japanese-blueberry-hedge

Japanese Blueberry Hedges: Year-Round Ornamental Beauties

Japanese blueberry (Elaeocarpus decipens) evergreen trees produce inedible, olive-sized, deep-blue berries. You often see these attractive cone-shaped trees as landscaping borders, hedges and standalone trees. Japanese blueberry trees feature reddish bronze-colored leaves in the fall. You can prune them to keep the trees a reasonable size for your yard, since they can grow up to 40 feet tall.

Growing Conditions Required

If you live in USDA Hardiness zones 8b to 10b, you can grow ornamental Japanese blueberry hedges that offer privacy, shade and aesthetic value to your yard. When you plant the Japanese blueberry tree, make sure you have the following conditions to avoid any problems with the tree:

  • Full to partial sun
  • Well-drained acidic soil
  • Regular watering until established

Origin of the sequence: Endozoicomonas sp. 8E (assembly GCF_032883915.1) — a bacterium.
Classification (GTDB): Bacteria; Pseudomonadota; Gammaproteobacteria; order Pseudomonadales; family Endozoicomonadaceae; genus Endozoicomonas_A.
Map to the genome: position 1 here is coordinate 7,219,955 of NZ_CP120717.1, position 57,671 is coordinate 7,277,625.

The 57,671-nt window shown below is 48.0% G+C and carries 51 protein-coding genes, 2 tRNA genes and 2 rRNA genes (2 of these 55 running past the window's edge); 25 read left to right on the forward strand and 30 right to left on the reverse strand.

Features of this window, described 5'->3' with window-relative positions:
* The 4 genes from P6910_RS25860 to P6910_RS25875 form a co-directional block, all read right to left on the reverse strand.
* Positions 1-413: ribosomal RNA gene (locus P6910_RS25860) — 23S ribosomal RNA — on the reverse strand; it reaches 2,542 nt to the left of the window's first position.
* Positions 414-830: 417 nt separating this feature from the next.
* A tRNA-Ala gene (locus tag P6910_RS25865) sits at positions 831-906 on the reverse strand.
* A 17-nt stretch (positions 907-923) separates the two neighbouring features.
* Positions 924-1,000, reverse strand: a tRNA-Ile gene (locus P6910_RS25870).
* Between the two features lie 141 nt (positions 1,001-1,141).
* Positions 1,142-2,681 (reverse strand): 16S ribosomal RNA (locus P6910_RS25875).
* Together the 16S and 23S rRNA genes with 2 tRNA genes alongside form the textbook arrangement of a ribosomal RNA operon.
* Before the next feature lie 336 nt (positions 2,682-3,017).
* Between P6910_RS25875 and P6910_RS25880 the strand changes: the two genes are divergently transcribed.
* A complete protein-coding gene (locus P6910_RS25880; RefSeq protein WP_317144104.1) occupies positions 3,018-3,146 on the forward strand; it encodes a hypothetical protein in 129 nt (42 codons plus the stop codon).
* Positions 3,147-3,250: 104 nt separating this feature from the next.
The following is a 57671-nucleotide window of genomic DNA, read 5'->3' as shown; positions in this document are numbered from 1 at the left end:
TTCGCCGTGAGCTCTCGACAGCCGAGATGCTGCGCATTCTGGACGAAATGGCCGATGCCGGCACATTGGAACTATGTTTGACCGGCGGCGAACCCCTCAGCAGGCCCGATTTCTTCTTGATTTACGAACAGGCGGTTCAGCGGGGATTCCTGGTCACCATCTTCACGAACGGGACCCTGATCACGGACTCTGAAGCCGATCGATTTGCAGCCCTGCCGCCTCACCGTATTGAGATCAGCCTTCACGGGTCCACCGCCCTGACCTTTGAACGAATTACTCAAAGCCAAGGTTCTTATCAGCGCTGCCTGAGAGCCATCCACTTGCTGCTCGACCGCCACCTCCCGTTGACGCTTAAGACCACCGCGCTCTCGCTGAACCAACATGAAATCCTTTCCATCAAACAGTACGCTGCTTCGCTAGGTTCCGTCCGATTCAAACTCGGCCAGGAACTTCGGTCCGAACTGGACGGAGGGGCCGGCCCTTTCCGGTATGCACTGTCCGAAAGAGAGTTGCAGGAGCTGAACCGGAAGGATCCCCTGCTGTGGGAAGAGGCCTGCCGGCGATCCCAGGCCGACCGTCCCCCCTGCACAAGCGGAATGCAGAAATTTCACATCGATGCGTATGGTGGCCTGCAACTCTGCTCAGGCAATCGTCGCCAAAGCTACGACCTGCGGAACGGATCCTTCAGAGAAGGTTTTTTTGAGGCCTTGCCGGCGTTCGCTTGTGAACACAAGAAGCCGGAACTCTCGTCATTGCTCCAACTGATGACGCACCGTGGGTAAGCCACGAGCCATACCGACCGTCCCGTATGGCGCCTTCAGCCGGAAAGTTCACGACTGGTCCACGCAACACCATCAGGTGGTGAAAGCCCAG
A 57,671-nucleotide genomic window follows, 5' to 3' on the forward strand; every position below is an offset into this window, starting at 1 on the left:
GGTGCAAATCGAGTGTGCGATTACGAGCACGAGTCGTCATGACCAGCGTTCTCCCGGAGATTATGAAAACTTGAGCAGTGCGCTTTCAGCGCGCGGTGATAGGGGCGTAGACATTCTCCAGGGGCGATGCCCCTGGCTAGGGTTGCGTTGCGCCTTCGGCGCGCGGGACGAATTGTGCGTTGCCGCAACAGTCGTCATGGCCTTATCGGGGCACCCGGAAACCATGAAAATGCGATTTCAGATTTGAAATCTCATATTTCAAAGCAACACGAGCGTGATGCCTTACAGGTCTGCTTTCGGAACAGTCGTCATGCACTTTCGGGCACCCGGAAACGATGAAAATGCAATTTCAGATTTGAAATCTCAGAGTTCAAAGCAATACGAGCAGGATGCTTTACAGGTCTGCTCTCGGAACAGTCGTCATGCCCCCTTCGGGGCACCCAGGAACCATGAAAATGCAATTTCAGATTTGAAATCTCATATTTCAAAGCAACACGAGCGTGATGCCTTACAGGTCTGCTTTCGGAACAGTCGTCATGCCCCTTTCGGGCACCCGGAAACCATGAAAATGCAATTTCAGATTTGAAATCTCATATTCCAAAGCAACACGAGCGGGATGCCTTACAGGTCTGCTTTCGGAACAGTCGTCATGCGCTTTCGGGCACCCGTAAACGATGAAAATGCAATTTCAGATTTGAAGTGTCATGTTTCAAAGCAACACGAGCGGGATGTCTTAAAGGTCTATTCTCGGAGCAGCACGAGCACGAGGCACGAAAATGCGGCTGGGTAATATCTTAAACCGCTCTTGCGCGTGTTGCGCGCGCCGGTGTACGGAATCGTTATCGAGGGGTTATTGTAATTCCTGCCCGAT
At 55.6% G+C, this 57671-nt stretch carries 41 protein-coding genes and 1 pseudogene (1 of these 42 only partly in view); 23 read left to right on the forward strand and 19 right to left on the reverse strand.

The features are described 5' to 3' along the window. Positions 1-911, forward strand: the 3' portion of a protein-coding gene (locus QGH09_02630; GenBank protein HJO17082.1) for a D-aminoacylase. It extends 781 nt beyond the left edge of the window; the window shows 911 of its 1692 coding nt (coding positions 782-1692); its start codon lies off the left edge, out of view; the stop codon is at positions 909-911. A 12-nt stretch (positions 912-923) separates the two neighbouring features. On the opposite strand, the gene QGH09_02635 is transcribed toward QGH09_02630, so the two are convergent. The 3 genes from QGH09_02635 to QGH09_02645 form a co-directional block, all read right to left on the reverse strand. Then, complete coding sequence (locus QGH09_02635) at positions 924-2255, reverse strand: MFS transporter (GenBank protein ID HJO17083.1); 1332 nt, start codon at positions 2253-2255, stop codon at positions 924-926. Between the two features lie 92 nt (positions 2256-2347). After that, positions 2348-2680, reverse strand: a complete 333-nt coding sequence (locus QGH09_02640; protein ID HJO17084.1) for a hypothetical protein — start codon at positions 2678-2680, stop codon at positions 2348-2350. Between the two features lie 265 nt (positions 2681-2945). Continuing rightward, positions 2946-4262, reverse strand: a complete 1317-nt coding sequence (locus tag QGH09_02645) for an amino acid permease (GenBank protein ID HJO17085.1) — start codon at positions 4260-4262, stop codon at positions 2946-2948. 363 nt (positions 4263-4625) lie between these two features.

• Mulch around roots to protect it during cold seasons

Ornamental Benefits

Japanese Blueberry hedges are low-maintenance trees that offer superb ornamental features to your landscape.

  • Fragrant white or pale green, bell-shaped flowers that attract butterflies
  • Deep-blue berries, larger than blueberries that attract birds
  • Dense dark green, glossy foliage that remains all winter
  • Copper colored leaves in the spring

Care and Maintenance

You don’t have to do much maintenance for Japanese blueberry trees. However, if you want to keep its conical shape and keep the tree height to a minimum, pruning helps. Prune the tree during the dormant winter months, using hand clippers to shape the tree, keeping its cone-shape. Japanese blueberry is a slow grower, so you only need to shape it a couple of times per year. You can also top them to prevent the trees from growing too tall.

Possible Problems

Although Japanese blueberry trees require little maintenance, you should be aware of a couple of problems you could encounter. One minor problem is the mess the berries can cause when they fall on driveways, decks, lawn furniture or decking. If you’d rather not clean up falling berries, locate your hedge away from walkways.

Another Japanese blueberry problem is infestations by scale insects. They infest the bark, producing honeydew. This results in sooty mold on the bark and leaves. The insects live under the mold. You can wash away the mold and scale using a power washer.